The Specs Behind Bitcoin’s Lightning Pass Their First ‘Formal’ Security Test

A pair of researchers have released the results of a formal verification of bitcoin’s lightning network.

Lightning is new(ish), experimental, and bugs that could lead to loss of user funds are still being discovered. But even so, the paper – released last month by researchers Aggelos Kiayias and Orfeas Litos from The University of Edinburgh. Kiayias is also the chief scientist for blockchain firm IOHK – brought a dose of good news on the underlying security of the nascent payment network.

To date, lightning hadn’t been tested mathematically by way of formal security, which is a means of establishing how secure a computer science idea is with the help of mathematics. The paper describes the lack of formal verification for lightning’s code specification “a dire state of affairs” since lightning is today used to secure real money — at least $8.5 million.

The paper explains:

“As a result, our treatment delineates exactly how the security guarantees of the protocol depend on the properties of the underlying ledger.”

The process by which they did this is known as formal verification. While it’s a popular in the cryptocurrency space and helpful for determining the security of code, “formal security” is not done on every code program. Because of the deep knowledge required, it’s quite expensive.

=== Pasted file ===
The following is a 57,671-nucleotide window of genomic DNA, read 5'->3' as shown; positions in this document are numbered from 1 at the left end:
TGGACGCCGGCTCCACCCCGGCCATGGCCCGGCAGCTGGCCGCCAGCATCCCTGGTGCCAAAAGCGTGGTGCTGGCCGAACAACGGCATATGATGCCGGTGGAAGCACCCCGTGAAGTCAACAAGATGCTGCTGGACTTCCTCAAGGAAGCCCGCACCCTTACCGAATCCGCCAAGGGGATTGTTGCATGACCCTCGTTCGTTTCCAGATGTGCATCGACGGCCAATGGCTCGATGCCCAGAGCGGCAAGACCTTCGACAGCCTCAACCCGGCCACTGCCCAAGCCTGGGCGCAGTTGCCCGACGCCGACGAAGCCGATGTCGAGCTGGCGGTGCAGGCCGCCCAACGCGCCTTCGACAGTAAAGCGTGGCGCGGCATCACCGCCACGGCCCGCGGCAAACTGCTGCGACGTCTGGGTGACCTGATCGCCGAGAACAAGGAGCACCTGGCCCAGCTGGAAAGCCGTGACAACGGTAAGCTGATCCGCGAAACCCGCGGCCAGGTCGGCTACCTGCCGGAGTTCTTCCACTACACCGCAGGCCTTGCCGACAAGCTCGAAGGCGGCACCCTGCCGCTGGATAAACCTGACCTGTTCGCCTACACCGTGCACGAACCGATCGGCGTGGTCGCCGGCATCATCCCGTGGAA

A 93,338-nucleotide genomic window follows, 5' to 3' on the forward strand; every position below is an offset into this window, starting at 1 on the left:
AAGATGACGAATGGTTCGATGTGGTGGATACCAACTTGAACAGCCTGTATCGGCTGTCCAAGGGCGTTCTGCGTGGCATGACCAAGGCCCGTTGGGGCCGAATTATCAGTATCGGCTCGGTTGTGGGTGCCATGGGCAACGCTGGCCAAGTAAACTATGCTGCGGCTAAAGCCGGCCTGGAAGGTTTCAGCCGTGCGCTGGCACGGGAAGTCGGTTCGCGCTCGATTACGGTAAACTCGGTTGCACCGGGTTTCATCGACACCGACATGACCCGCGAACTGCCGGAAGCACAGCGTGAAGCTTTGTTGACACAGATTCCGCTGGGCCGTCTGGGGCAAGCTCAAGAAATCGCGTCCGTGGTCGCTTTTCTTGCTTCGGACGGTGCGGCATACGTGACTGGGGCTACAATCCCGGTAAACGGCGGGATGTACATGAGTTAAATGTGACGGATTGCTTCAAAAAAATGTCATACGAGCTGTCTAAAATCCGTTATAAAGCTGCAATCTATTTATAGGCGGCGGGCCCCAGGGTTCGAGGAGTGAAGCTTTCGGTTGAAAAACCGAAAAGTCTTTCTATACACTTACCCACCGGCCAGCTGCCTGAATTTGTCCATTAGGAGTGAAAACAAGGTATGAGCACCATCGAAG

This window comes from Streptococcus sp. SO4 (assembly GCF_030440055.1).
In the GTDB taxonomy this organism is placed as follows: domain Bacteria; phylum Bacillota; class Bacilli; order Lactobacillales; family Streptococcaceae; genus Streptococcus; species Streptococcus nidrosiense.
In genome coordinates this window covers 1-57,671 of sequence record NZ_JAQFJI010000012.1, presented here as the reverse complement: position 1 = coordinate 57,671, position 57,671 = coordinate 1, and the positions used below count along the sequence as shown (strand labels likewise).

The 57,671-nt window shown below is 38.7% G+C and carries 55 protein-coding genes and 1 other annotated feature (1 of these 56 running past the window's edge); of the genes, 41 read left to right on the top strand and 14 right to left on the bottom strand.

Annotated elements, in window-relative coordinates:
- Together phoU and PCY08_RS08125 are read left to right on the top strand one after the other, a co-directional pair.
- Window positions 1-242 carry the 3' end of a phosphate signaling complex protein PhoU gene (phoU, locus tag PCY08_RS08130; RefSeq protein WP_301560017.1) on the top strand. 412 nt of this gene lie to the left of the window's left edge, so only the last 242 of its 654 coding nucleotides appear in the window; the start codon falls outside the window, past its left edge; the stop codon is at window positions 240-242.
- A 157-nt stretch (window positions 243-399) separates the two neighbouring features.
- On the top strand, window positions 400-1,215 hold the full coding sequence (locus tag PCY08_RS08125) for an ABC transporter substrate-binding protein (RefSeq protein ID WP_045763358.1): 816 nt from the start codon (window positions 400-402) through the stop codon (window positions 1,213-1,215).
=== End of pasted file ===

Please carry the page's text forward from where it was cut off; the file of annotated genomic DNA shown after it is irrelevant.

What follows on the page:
‘Rock-solid’ specification

The results are positive, showing that the underlying cryptography piled together to make the payment system work is sound, the researchers argue.

“All the security-critical parts of the system are rock-solid. This was the expected result – many smart people have collaborated to converge to the current incarnation of lightning network,” Litos told CoinDesk.

What does that mean exactly? Litos and Kiayias took a look at lightning network’s specifications, which are the rules every lightning software implementation needs to be able to send payments to the rest of the network.

Litos told…

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